|In this series of Flashbacks we
present teams, players and happenings that people remember from the history
of the World Cup.
|Salvatore "Toto" Schillaci celebrating his goal in
the first half. It was his fifth in the tournament and everything went according to plan.
|Claudio Caniggia gave the Italian confidence a
severe knock with his 67th minute equalizer.
|Walter Zenga during the penalty shoot-out. The celebrated Italian goalkeeper
failed to stop any of the Argentine penalties.
|Sergio Goycoechea makes a tremendous save on
Donadoni's penalty and put Argentina in control in the shoot-out.
ITALIAN DREAMS SHATTERED IN MARADONA'S DEN
Naples, July 3rd
1990. The venue and date for the first of the semifinals at Italia '90. The
pre-game hype for this mouthwatering encounter between Italy and Argentina
reached new heights. Newspapers exceeded eachother in describing this match
as arguably the biggest in the history of the game. It wasn't so much about
the exhilarating attacking football - neither of the teams had shown that - it
was the occasion that was so massive. Host nation against defending champions
at Stadio San Paolo, the adopted home ground of the away team's captain and
greatest player in the world, Diego Maradona. Argentina and Italy had shared
the previous three World Cup titles between them and both were determined to
make it to Rome five days later for the Final.
Maradona had guided Napoli to another Scudetto
(Serie A title) just weeks before the World Cup and many Italians feared they
would be outnumbered on the terraces in Naples where Maradona was bigger than
God. Argentina's number ten played mindgames on the press conference the day
before the match when asked about the support his country could get in the
game: "364 days a year the people of Naples are not considered to be worthy
Italians by the people up north. Why should they behave as Italians tomorrow?".
Argentina's national anthem was played under silence
from the crowd - a rarity in these finals. Maradona received hostile booing in
every stadium he played in - the exception was of course the San Paolo in
Naples where he had defied the odds with SSC Napoli time and time again.
Something extra would be needed to crack open the Italian defence which had
been impregnable so far and San Paolo was the perfect venue for Argentina and
Maradona to accomplish that. Italian goalkeeper Walter Zenga had yet to concede
a goal in the World Cup much thanks to his phenomenal backline featuring
Bergomi, Baresi, Ferri and Maldini.
Coach Azeglio Vicini's defensive approach to the game gave no
room for Roberto Baggio in the starting line-up. The Juventus-bound world
record signing would instead be replaced by Gianluca Vialli, the man Italy
first and foremost thought would lead the Azzurri to the title before
the tournament started. He had been incredibly inefficient and a huge
disappointment so far. A missed penalty against the United States in the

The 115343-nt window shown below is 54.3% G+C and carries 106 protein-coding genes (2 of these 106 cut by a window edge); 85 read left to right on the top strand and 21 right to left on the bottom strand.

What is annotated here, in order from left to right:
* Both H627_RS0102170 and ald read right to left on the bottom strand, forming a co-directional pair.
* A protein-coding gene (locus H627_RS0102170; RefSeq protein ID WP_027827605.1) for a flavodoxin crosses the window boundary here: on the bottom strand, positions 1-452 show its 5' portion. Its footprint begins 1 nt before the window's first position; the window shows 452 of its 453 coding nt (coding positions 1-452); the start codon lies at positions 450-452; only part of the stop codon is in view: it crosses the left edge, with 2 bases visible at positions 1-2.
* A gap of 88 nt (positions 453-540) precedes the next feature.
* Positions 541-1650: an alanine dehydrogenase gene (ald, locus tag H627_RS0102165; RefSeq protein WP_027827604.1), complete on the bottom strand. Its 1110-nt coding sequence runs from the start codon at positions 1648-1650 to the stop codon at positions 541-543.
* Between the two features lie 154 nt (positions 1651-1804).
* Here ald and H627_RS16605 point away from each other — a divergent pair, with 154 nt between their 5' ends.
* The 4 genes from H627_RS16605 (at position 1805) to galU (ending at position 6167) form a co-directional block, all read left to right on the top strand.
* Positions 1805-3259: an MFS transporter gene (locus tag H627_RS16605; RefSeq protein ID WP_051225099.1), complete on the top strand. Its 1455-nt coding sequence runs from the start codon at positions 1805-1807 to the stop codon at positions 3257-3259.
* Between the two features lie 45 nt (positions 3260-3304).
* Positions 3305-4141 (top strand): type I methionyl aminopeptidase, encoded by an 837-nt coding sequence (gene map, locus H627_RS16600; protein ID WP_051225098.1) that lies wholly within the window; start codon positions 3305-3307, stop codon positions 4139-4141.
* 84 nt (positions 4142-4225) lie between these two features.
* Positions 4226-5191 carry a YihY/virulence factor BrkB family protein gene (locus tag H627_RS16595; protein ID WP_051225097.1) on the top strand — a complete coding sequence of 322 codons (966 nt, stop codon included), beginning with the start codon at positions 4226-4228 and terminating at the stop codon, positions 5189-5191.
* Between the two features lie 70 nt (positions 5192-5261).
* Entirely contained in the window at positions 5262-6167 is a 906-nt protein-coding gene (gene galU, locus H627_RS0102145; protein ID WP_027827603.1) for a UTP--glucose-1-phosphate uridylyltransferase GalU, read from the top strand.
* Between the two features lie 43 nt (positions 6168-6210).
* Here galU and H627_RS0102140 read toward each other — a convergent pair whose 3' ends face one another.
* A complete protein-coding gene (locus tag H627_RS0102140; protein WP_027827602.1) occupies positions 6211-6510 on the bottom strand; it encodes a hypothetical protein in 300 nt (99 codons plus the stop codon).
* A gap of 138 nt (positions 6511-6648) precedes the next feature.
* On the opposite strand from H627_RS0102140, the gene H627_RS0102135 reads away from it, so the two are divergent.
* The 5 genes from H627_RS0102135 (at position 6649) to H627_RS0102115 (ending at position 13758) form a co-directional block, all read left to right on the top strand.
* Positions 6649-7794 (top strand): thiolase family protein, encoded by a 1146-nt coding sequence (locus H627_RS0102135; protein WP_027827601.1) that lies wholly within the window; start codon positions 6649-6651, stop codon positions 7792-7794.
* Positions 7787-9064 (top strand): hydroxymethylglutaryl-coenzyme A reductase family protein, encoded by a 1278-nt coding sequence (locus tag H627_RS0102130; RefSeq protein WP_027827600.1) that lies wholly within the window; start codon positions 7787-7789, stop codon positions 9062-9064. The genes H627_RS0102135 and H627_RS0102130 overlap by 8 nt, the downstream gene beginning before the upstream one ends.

first round was the closest he had come to scoring in the World Cup.
Vialli's goaldrought gave room for Salvatore Schillaci
to emerge as Italy's unlikely saviour with four goals so far. Reckoned fourth
choice behind Carnevale, Vialli and Baggio before the World Cup, he was now a
certain starter against Argentina.
Italy took control in the opening minutes, but it was
Argentina and Burruchaga who tested Zenga with a wicked shot after 8 minutes,
the first serious attempt at goal in the match. Ten minutes later Schillaci
started the move which also involved Giannini and Vialli before "Toto" pounced
on a rare rebound from Goycoechea to give Italy the lead - his fifth goal in
the World Cup.
The remaining part of the first half became a cautious
contest. Italy sat back and relied on their well-drilled defence to take care
of the few Argentine players ready to cross the halfway line. Shortly before
half-time Maradona received the ball just outside the box, swivelled 180
degrees and fired a good shot at Zenga, but no goal. 1-0 at half time.
A much more attack-minded Argentina entered the field
after the interval. Italy dropped further back and relied on their strong
defence to weather any storm Argentina might create. Vicini's men had already
secured three 1-0 wins in this World Cup and were determined to use the same
recipe to make it four against the world champions. Maradona suddenly was given
more space and was able to control the game with his accurate passing to more
mobile teammates. Caniggia lurked up front and looked sharp as a knife whenever
the ball came near him.
Zenga was forced to make a qualified save from a
dangerous shot by Olarticoechea early in the second half. The following corner
almost cost Italy the lead when Zenga fumbled what looked like an easy ball to
catch. The Argentine pressure increased and after the hour Baresi made a
marvellous goal-saving tackle when blocking Caniggia's effort from a Burruchaga
pass. Argentina were suddenly playing their best football of the entire
Halfway through the second half Maradona had total
control of midfield and played a smart ball out to Olarticoechea on the left.
His accurate cross found Caniggia inside the box who just nodded the ball over
Zenga - who was out of position in no man's land - and into the net. The
Italian defensive wall was finally beaten after 517 minutes, a World Cup
At 1-1, Italy went on the attack again. Vicini made two
quick substitutions. Off went playmaker Giannini and also Vialli who had
another quiet night. Roberto Baggio came on to the crowd's delight along
with forward Aldo Serena, the latter to give Italy more power in the air. Despite the
tactical changes made by Vicini, his team couldn't produce any dangerous
situations in front of the Argentina goalmouth until De Agostini, nine
minutes from time, had his fine effort from close range saved by Goycoechea
after Donadoni had set him up. Time ran out and the teams prepared themselves
for extra-time with Italy looking the stronger side.
The cautious trend that many teams had adopted in